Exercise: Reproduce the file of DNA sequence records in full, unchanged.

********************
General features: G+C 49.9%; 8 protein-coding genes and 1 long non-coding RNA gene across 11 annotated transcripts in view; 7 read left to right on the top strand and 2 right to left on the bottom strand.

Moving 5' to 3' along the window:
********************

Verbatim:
General features: G+C 49.9%; 8 protein-coding genes and 1 long non-coding RNA gene across 11 annotated transcripts in view; 7 read left to right on the top strand and 2 right to left on the bottom strand.

Moving 5' to 3' along the window: